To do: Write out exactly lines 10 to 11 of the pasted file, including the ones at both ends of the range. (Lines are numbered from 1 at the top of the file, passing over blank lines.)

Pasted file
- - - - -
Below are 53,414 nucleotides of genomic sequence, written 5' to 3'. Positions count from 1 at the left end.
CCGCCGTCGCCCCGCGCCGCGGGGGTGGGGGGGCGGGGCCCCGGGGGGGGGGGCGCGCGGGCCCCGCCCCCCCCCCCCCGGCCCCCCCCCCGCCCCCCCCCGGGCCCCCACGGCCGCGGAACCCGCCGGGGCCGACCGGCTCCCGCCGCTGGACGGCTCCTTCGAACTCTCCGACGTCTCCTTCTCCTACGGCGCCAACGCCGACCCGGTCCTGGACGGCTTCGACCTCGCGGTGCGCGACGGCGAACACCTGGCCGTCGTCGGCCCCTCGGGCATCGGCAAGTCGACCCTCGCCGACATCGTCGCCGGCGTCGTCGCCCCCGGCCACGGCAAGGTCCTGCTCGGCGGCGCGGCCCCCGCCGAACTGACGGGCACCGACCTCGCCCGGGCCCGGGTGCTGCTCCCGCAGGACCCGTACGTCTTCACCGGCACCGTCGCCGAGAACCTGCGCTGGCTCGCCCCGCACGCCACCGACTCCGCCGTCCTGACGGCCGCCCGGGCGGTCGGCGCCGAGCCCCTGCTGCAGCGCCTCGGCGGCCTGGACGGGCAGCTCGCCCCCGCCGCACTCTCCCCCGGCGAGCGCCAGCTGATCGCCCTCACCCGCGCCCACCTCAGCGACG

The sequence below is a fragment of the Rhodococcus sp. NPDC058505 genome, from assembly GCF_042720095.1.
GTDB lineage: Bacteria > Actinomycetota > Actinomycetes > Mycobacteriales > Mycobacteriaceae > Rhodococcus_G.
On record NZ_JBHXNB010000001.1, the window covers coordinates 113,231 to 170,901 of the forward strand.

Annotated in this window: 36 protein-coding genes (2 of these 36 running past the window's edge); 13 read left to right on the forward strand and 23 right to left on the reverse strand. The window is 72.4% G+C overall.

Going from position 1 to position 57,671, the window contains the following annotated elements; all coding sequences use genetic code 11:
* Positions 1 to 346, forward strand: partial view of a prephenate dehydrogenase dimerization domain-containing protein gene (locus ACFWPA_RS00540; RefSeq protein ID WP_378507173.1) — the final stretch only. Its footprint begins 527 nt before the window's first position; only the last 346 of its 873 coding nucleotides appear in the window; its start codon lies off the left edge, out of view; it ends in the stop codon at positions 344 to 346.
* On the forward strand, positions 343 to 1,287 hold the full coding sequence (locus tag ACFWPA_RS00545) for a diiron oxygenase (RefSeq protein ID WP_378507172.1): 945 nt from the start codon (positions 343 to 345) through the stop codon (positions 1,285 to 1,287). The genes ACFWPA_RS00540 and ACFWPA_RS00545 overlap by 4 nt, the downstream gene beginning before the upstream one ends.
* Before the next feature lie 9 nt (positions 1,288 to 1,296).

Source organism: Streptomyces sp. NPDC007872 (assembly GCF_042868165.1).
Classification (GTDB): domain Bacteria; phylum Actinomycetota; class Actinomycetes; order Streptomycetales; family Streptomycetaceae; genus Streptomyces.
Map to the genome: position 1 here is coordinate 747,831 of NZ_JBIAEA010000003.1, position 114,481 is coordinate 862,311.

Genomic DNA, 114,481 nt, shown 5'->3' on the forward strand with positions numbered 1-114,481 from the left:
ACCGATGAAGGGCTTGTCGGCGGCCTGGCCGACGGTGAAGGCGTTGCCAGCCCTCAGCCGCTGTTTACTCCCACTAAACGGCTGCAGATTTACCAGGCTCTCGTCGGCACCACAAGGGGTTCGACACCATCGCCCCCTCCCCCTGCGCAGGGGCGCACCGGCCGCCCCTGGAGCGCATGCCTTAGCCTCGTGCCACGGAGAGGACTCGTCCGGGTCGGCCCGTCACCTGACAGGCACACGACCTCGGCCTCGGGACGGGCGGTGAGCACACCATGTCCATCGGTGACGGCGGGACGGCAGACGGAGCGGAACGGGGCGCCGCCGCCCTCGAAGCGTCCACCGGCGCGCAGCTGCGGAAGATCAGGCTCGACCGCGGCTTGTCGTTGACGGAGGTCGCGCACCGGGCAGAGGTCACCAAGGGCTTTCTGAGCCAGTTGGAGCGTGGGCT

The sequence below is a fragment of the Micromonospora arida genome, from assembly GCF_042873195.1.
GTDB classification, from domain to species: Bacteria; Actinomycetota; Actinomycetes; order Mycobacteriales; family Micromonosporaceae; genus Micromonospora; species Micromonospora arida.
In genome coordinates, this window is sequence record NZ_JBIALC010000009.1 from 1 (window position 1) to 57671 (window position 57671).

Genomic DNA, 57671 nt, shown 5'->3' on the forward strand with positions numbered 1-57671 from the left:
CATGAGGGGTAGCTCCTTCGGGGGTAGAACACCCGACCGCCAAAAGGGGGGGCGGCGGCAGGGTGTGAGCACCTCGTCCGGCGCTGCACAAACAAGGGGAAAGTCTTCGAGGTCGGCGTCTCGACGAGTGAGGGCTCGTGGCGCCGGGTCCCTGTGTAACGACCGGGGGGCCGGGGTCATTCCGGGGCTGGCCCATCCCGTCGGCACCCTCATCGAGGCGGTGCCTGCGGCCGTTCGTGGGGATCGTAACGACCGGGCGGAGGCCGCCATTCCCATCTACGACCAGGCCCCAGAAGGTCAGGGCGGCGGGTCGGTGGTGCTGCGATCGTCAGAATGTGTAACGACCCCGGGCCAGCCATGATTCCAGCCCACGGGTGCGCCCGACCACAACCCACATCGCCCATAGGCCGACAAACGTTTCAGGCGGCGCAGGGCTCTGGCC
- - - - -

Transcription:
* Before the next feature lie 9 nt (positions 1,288 to 1,296).

Source organism: Streptomyces sp. NPDC007872 (assembly GCF_042868165.1).